Corporate America has a censorship problem

October 17, 2021

Tripwire Interactive CEO John Gibson just became another casualty of cancel culture, which threatens tremendous harm to our civil society and the American way of life.

Gibson’s sin? Expressing support for the Supreme Court’s decision not to block Texas’s recently enacted heartbeat law. For that, he lost his job.

It is a sin of which I am also guilty. As the founder and CEO of a tech, investment, and real-estate firm, I have likewise used my personal Twitter account to express pro-life views, as do millions of people every day.

No one should ever lose their job over such an intrinsically American act. Yet that was the result of Gibson’s tweet stating his opinion. Following his tweet, other companies announced they would no longer work with Tripwire, which led to Gibson’s inevitable exit.

While Gibson was singled out and removed for expressing an opinion that according to Tripwire “disregarded the values of the whole [Tripwire] team,” other companies have decided to take sides on the Texas law regardless of how their actions might conflict with the values of their employees.

More than 50 businesses have signed a letter in public opposition to the law. Bumble is setting up a relief fund for those seeking abortions in Texas. Lyft and Uber announced they would cover legal fees of drivers who might be sued under the new law.

The leaders of these companies are perfectly free to do what they like. They also can be confident they will win accolades from those who share their views.  But what message are they sending to the half of the country that considers itself pro-life? Answer: If you want to work here, keep your mouth shut.

The fact is, when it comes to abortion, the public is anything but monolithic. For me, it is impossible to deny that the life in the womb is a unique human being, and advances in ultrasound technology offer compelling evidence for anyone willing to see. To quote the late left-wing atheist Christopher Hitchens, I believe that “life is a continuum that begins at conception because it can’t begin anywhere else.”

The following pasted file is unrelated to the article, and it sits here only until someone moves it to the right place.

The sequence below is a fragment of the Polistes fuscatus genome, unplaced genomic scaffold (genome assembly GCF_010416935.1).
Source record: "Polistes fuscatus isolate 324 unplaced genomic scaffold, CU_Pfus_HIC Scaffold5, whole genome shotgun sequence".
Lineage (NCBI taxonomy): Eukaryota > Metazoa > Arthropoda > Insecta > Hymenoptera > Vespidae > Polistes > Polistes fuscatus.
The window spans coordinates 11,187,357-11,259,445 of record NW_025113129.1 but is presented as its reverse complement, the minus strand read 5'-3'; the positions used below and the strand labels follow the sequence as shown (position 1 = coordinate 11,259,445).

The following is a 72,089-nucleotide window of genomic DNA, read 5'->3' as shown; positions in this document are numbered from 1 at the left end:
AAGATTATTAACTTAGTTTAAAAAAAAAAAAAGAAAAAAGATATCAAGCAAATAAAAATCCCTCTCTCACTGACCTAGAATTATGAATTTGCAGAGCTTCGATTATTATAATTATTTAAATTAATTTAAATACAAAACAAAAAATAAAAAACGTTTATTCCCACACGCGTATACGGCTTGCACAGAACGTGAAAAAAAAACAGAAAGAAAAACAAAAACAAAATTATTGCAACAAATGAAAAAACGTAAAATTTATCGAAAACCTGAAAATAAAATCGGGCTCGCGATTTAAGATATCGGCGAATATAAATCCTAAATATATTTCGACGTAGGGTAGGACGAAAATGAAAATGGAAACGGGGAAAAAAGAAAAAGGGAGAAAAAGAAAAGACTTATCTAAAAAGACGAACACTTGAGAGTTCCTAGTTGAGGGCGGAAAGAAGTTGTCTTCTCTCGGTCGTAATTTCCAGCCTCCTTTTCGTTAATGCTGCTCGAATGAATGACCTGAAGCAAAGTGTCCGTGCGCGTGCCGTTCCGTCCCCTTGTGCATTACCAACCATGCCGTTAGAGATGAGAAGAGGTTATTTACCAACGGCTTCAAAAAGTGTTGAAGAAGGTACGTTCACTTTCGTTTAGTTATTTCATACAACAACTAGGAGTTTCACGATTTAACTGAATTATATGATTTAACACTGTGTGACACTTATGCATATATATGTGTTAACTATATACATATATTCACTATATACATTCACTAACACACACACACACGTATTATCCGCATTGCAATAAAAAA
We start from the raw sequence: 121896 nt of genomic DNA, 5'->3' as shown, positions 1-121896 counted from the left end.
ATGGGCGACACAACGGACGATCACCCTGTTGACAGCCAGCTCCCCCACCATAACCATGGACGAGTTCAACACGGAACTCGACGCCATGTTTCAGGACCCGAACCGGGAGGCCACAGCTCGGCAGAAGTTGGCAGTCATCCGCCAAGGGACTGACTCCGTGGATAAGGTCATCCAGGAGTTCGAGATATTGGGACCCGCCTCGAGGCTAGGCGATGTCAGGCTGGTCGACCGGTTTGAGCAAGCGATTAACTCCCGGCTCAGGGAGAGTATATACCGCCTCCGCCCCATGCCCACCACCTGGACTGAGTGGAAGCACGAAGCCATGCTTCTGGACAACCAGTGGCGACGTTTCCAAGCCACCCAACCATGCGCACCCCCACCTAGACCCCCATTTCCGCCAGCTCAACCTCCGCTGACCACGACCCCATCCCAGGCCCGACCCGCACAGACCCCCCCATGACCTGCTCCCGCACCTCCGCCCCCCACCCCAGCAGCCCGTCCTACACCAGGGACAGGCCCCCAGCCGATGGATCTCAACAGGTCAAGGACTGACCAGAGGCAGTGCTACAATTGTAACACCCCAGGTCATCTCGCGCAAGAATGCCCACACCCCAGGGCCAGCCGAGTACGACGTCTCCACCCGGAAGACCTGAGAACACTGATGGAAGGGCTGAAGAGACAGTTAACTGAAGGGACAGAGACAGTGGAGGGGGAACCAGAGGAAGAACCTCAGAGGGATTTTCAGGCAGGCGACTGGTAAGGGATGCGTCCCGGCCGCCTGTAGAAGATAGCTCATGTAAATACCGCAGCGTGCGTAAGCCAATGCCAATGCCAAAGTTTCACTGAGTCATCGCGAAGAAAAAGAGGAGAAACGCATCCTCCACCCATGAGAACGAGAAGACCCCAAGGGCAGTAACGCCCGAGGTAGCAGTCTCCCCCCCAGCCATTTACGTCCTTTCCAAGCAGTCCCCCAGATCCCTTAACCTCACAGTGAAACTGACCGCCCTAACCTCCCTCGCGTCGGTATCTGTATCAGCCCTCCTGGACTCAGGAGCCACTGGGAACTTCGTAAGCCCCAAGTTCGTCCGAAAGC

Others have a different point of view and think of the unborn as “uterine content” not worthy of protection. With such a wide range of opinion, we will never reach accommodation on this or any other contentious issue if the public is not allowed to have the kind of freewheeling, robust debate America used to be famous for.

In its statement announcing that Gibson had “stepped down,” Tripwire had the audacity to say it would be “executing a company-wide town hall meeting and promoting open dialogue with Tripwire leadership and all employees.” Open dialogue?

If you were a pro-life employee at Tripwire, how comfortable would you be expressing your opinion at an open company forum after witnessing what happened to the CEO? More to the point, would you bet your job on Tripwire’s commitment to openness?

At my company, we want our people to bring their whole selves to work. Employees are free to express themselves on complex political and social issues.

Indeed, one of the main reasons our company recently moved to Texas was to be in an environment more open to the free expression of individual, social, and political beliefs. I did not want employees, particularly those for whom faith is central to their identity, feeling ostracized in their communities or afraid to express their deeply held beliefs.

Allowing freedom of expression is not just the right thing to do, it is also the right thing for the business. Innovation depends on pushing boundaries. If people find it hard to flourish in any aspect of their lives or worry about what the boss might think about their politics, it is harder for them to reach their full potential.

With today’s deep political and cultural divisions, America needs robust freedom of speech and a good measure of humility in our civic dialogue because no group has a monopoly on truth. It’s time for business leaders from across the political spectrum to fight back and demand that all have the freedom to speak their minds on any issue without fear of retribution.

Peter Rex is founder and CEO of Rex, a tech, investment, and real-estate firm based in Texas.

Washington Examiner

Originally published in

Washington Examiner